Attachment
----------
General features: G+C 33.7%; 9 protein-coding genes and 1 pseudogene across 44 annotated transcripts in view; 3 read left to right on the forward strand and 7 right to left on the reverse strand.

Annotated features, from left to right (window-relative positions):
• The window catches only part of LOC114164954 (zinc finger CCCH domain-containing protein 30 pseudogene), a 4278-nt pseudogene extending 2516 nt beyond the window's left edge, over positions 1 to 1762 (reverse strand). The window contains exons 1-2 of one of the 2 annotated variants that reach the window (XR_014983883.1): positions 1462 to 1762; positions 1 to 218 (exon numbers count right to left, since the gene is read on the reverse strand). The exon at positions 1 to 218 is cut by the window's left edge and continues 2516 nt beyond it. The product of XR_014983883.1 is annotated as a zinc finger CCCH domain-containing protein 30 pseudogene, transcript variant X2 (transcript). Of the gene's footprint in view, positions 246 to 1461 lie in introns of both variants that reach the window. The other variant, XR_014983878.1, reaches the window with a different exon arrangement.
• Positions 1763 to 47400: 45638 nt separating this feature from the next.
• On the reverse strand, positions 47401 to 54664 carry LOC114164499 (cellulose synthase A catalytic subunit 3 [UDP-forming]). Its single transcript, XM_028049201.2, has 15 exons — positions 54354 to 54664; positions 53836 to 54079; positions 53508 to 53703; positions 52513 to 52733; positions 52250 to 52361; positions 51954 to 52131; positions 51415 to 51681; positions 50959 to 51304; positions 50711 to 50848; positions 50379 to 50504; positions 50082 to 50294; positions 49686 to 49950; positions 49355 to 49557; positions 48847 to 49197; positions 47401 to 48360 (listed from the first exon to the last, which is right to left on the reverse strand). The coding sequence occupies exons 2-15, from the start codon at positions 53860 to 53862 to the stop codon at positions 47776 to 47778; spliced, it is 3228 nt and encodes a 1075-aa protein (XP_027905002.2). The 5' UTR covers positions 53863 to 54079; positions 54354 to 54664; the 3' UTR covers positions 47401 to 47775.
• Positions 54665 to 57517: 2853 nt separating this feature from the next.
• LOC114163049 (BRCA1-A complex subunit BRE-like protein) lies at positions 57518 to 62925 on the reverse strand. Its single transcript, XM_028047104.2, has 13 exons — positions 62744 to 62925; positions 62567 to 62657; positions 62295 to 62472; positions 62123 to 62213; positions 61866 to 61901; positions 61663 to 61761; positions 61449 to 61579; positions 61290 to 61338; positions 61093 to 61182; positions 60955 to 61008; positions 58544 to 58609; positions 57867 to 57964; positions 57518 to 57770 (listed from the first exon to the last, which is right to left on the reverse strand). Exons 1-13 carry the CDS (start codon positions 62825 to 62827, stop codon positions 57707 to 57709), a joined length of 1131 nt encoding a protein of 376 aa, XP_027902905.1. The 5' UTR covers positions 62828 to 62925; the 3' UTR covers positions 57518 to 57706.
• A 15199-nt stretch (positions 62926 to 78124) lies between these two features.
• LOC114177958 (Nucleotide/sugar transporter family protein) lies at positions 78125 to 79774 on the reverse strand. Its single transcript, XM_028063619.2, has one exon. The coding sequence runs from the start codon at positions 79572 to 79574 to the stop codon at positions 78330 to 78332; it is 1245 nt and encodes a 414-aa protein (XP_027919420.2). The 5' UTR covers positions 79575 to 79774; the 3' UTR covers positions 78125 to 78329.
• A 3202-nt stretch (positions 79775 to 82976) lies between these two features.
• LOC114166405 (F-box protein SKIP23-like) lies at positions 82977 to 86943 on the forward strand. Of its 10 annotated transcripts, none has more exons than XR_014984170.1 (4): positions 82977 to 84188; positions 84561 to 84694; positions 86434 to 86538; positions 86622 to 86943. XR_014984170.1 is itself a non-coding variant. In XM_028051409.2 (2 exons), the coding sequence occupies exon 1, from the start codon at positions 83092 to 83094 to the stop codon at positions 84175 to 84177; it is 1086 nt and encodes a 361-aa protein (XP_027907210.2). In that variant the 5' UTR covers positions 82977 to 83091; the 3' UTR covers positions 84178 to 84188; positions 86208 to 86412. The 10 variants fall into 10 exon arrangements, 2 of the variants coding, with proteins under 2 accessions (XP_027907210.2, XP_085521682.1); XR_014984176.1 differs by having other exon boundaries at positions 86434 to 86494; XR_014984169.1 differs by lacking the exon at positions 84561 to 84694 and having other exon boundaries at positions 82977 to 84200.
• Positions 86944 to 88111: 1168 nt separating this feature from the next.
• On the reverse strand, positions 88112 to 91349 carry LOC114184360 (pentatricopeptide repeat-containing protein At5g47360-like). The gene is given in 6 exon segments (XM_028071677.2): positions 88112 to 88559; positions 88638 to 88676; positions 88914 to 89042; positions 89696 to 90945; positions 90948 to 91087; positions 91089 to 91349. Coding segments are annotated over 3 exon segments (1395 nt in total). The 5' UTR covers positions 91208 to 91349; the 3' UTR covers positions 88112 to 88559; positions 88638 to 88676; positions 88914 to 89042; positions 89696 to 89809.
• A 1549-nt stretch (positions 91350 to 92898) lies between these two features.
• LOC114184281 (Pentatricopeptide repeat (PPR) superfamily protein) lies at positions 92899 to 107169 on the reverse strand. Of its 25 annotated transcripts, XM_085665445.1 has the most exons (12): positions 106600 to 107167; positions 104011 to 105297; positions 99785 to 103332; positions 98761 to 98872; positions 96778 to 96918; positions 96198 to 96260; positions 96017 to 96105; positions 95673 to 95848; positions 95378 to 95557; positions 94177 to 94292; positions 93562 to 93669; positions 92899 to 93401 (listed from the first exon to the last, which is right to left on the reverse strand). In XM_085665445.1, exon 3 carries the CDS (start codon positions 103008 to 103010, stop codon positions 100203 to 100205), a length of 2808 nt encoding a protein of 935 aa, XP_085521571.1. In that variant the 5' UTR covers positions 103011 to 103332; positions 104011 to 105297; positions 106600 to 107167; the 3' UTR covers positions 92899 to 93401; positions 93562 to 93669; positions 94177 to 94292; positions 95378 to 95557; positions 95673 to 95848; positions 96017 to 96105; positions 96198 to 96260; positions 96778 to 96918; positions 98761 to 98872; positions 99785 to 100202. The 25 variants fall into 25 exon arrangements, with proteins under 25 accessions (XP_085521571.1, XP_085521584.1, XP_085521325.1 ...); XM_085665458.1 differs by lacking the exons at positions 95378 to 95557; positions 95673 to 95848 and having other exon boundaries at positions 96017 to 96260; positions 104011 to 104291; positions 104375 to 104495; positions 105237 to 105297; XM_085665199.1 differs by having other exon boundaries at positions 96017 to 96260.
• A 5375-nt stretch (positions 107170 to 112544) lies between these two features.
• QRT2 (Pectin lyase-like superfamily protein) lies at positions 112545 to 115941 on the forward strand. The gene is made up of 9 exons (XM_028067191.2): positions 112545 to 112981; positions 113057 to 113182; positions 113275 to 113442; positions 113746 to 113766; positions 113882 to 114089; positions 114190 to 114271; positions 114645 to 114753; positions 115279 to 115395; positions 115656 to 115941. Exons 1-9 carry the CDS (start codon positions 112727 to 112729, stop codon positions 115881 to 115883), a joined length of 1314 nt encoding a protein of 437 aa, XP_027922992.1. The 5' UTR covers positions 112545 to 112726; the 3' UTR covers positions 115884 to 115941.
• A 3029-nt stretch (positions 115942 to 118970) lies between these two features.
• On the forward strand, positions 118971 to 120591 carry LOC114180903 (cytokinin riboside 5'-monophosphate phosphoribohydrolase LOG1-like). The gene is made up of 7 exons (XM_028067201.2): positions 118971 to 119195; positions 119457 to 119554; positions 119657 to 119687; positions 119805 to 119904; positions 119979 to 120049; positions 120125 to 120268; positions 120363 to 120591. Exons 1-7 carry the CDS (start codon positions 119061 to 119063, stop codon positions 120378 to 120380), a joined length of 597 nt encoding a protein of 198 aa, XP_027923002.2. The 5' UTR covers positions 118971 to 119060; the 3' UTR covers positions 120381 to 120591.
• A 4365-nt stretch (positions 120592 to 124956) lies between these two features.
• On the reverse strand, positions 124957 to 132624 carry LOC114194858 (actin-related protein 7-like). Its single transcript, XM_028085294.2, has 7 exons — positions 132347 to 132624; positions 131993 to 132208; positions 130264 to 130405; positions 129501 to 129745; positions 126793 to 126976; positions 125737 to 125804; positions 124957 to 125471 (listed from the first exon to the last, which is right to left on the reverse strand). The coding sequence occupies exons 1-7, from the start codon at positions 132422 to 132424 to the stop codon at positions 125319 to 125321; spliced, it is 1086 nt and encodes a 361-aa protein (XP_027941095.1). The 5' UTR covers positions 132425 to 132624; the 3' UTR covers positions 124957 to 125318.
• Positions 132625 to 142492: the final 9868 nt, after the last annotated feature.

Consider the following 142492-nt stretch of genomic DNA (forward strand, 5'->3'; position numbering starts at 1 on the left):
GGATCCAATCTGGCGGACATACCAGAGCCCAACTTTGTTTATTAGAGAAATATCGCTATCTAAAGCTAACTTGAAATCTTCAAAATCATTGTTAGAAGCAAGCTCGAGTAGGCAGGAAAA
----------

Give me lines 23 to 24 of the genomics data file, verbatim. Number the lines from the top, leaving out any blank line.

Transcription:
Consider the following 142492-nt stretch of genomic DNA (forward strand, 5'->3'; position numbering starts at 1 on the left):
GGATCCAATCTGGCGGACATACCAGAGCCCAACTTTGTTTATTAGAGAAATATCGCTATCTAAAGCTAACTTGAAATCTTCAAAATCATTGTTAGAAGCAAGCTCGAGTAGGCAGGAAAA